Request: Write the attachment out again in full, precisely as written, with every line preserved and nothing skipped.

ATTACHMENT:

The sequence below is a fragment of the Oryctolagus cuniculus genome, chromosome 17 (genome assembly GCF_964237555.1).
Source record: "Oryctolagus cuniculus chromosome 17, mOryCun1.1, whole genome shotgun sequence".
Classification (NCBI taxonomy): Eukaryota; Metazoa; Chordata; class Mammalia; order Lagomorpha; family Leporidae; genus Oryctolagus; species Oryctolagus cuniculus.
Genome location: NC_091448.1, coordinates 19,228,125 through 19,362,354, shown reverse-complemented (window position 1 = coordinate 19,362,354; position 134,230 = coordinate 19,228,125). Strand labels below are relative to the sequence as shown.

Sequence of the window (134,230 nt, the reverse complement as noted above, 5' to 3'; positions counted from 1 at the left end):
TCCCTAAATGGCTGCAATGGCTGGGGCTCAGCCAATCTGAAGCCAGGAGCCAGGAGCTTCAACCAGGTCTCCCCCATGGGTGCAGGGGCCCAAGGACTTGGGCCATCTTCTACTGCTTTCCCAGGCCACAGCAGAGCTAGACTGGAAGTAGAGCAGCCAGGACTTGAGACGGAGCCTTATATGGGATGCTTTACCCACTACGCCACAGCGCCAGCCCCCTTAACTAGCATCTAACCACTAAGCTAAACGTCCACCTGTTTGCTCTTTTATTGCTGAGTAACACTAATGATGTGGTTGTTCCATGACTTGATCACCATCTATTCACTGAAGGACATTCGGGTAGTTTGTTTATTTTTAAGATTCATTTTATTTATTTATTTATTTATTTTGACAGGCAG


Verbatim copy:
The sequence below is a fragment of the Oryctolagus cuniculus genome, chromosome 17 (genome assembly GCF_964237555.1).
Source record: "Oryctolagus cuniculus chromosome 17, mOryCun1.1, whole genome shotgun sequence".
Classification (NCBI taxonomy): Eukaryota; Metazoa; Chordata; class Mammalia; order Lagomorpha; family Leporidae; genus Oryctolagus; species Oryctolagus cuniculus.
Genome location: NC_091448.1, coordinates 19,228,125 through 19,362,354, shown reverse-complemented (window position 1 = coordinate 19,362,354; position 134,230 = coordinate 19,228,125). Strand labels below are relative to the sequence as shown.

Sequence of the window (134,230 nt, the reverse complement as noted above, 5' to 3'; positions counted from 1 at the left end):
TCCCTAAATGGCTGCAATGGCTGGGGCTCAGCCAATCTGAAGCCAGGAGCCAGGAGCTTCAACCAGGTCTCCCCCATGGGTGCAGGGGCCCAAGGACTTGGGCCATCTTCTACTGCTTTCCCAGGCCACAGCAGAGCTAGACTGGAAGTAGAGCAGCCAGGACTTGAGACGGAGCCTTATATGGGATGCTTTACCCACTACGCCACAGCGCCAGCCCCCTTAACTAGCATCTAACCACTAAGCTAAACGTCCACCTGTTTGCTCTTTTATTGCTGAGTAACACTAATGATGTGGTTGTTCCATGACTTGATCACCATCTATTCACTGAAGGACATTCGGGTAGTTTGTTTATTTTTAAGATTCATTTTATTTATTTATTTATTTATTTTGACAGGCAG